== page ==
Chat and polish

Sept. 1, 2009
Every trip to the physician's office has some type of preliminary assessment that includes recording such vital signs as height, weight, blood pressure, and temperature.

by Anne Nugent Guignon, RDH, MPH
[email protected]

Every trip to the physician's office has some type of preliminary assessment that includes recording such vital signs as height, weight, blood pressure, and temperature. Most dental offices record similar data.

Dental professionals are trained to observe the tiniest details about our patients, observations that can be part of our total patient assessment. We can observe a patient's gait as he or she walks into the treatment room. We can take note of skin tone and color, voice pitch, pace of diction, and general demeanor. Whether these details are part of our conscious assessment, our impression of these details creates the framework for how we're going to interact with the person in our care.

Years ago members of the Amy RDH e–mail list coined the term chat and polish, a phrase now often shortened to C&P. Chat and polish is typically used as a negative term to describe the clinician who spends the day using fluffy conversation to fill dead air space during the hygiene appointment.

It's easy to appreciate the frustrations of hygienists who view seemingly mindless chatter as a complete waste of time or disservice to the patient. However, chatting with a patient, especially at the beginning of an appointment, can be a worthwhile use of appointment time. Valuable clues that help us take a patient's emotional temperature are often woven into these moments of social exchange. With practice, it becomes second nature for the hygienist to determine if adding some emotional warmth during a dental hygiene visit will produce a big payoff.

Deborah Hartley shared a story that epitomizes how chatter can be the best medicine. One of her patients, a high–level government employee, missed her hygiene appointment the day after 9/11. One week later, the woman arrived disheveled and obviously sleep deprived. The horrors of the previous seven days had taken their toll on her composure.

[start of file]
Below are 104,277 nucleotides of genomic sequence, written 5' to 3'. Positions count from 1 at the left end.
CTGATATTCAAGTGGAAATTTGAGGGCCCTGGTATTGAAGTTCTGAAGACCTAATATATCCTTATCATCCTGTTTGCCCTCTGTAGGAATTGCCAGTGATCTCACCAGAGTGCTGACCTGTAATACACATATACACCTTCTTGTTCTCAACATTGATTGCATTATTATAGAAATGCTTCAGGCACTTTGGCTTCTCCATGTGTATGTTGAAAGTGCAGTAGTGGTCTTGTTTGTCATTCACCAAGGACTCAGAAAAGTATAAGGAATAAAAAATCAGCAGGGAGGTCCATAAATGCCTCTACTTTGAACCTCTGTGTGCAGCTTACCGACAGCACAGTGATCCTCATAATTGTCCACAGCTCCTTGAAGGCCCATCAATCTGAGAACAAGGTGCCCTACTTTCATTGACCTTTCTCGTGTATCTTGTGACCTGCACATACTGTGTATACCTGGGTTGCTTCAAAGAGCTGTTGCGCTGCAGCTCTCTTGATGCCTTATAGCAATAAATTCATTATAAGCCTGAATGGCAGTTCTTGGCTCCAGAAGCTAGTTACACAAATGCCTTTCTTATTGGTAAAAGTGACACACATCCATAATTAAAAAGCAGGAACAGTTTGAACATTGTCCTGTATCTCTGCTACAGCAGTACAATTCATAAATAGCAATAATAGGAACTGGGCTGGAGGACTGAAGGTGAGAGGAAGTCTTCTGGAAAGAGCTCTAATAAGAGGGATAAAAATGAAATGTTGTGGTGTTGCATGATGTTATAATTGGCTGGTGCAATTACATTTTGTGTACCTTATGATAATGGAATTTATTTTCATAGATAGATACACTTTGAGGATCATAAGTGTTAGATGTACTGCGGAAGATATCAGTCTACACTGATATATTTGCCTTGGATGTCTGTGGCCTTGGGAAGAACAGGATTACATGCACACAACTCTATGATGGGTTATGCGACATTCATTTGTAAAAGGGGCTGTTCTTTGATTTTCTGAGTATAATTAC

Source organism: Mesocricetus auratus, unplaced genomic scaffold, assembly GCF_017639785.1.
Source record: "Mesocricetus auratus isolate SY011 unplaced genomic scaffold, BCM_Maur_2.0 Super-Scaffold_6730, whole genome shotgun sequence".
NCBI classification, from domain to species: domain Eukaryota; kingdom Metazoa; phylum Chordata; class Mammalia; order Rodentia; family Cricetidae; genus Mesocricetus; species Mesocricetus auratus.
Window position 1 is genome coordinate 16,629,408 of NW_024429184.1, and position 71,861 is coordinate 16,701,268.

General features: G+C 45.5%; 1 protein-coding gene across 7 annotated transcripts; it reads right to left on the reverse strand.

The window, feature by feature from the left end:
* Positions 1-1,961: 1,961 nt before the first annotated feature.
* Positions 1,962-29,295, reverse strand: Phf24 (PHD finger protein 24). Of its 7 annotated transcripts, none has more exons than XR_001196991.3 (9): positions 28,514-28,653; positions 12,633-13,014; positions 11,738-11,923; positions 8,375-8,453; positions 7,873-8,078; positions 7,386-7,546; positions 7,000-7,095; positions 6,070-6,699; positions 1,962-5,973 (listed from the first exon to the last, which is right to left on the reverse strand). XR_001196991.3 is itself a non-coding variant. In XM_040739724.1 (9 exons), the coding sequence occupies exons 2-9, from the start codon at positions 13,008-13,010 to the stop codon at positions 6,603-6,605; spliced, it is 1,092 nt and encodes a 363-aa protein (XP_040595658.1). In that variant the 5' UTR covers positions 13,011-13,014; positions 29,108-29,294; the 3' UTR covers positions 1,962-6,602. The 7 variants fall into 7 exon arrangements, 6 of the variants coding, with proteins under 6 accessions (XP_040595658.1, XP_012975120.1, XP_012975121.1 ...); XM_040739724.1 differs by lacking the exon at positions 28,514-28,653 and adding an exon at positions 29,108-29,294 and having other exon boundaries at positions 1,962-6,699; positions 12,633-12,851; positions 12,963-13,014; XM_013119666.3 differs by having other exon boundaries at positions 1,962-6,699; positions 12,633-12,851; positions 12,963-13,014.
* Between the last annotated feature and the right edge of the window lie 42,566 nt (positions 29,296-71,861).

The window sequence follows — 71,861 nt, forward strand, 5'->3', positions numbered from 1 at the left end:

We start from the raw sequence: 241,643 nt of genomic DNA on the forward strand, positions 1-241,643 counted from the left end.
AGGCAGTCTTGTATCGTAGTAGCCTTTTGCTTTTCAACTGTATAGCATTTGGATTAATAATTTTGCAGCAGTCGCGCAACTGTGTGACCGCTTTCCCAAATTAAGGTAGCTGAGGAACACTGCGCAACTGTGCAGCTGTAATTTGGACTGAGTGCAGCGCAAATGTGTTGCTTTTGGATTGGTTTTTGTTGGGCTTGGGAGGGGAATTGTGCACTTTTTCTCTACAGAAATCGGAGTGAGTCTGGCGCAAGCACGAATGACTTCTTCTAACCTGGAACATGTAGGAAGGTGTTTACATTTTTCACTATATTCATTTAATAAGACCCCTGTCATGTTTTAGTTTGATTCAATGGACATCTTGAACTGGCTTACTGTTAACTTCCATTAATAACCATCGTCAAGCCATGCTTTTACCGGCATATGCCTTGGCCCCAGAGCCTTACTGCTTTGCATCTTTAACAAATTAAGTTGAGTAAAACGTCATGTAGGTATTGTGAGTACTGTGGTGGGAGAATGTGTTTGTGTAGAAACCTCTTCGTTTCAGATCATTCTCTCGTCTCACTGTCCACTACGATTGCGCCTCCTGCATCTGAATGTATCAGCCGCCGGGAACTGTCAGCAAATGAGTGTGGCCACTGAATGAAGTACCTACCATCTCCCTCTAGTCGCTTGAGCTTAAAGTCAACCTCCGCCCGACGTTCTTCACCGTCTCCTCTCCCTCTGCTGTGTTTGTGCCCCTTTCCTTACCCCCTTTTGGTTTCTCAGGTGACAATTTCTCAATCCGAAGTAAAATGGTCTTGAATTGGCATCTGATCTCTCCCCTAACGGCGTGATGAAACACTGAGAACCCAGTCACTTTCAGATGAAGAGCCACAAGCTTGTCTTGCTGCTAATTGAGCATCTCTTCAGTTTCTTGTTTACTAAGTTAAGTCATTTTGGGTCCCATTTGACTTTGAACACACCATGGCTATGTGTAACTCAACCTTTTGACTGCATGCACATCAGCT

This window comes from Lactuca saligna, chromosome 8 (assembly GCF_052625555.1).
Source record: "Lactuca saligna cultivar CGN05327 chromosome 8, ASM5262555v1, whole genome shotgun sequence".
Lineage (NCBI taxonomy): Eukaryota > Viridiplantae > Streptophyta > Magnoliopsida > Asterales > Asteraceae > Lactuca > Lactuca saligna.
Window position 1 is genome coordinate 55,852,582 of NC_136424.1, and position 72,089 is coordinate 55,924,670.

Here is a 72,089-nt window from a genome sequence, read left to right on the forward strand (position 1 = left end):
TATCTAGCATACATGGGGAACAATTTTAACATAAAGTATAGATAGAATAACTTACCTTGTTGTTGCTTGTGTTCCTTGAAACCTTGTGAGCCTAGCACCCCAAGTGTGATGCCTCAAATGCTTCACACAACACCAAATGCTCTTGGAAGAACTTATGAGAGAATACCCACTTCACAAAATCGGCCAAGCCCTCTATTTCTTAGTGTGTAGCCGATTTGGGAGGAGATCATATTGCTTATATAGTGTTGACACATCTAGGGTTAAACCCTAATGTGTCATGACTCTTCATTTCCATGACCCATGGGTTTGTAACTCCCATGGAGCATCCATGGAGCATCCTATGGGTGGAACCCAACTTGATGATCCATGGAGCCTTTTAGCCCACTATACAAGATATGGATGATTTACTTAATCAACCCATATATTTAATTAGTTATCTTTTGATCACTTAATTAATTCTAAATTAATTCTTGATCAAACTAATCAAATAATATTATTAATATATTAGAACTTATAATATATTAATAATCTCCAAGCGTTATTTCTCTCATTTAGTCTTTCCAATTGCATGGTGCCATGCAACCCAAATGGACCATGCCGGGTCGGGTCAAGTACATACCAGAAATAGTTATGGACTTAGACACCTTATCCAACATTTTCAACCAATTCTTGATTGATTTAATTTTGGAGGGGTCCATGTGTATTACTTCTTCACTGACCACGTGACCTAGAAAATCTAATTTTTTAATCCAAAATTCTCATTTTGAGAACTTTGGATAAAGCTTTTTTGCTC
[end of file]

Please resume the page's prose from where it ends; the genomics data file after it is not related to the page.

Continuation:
Sensing that her patient would be oblivious to serious conversation, Deborah accommodated her patient's request to “turn on the mindless chatter,” so she launched into a stream of light conversation that filled the entire appointment. At the end of the session, the emotionally drained patient thanked Deborah for providing the first relaxing hour in a week, which proved that idle chatter has its place.

Other patients operate from a Joe Friday “just the facts, ma'am” mode. They want bare bones information, preferably delivered in bullet point format. They'll tell you when they want more information and will cut you off when they've had enough. Mindless chatter and humor drive them up a wall.

Some people need proof. They want to know the science behind every recommendation, as well as the entire range of options available for a situation. Statements such as “If it were my mouth,” or “If you were my mother (or sister or daughter)” before a recommendation is the reassurance they need to know they're making a sound decision.

Through the years it's been a wonderful opportunity and great challenge to treat tense, anxious patients. When I use a dose of patience and an ounce of tact, it usually doesn't take much time for me to discover what's causing a problem. Sometimes it's something as simple as the taste of the prophy paste. Other times it's a genuine fear of pain, which can be resolved by an effective desensitizer or well–placed anesthesia. As strange as it may seem, some nervous patients find our chatter a soothing distraction from the real task at hand. Focusing on what we're saying is the perfect way for some people to detach from the clinical experience.

Then there are the patients who start their appointment with the latest picture of their grandchildren, dog, or vacation. Others come bearing gifts of cookies, sandwiches, or bags of homegrown tomatoes or cucumbers. In their minds, we're like family. With the big push on patients finding a dental “home,” it's nice that they consider us a special part of their lives.

Some may consider nondental chats a waste of time, but used in the right place at the right time, mindless chatter can create a comfort zone that can keep patients coming back for our care for years to come.

About the Author

Anne Nugent Guignon, RDH, MPH, is the senior consulting editor for RDH magazine. She is an international speaker who has published numerous articles and authored several textbook chapters, as well as present seminars. She is a recipient of the 2004 Mentor of the Year Award, and has practiced dental hygiene in Houston since 1971.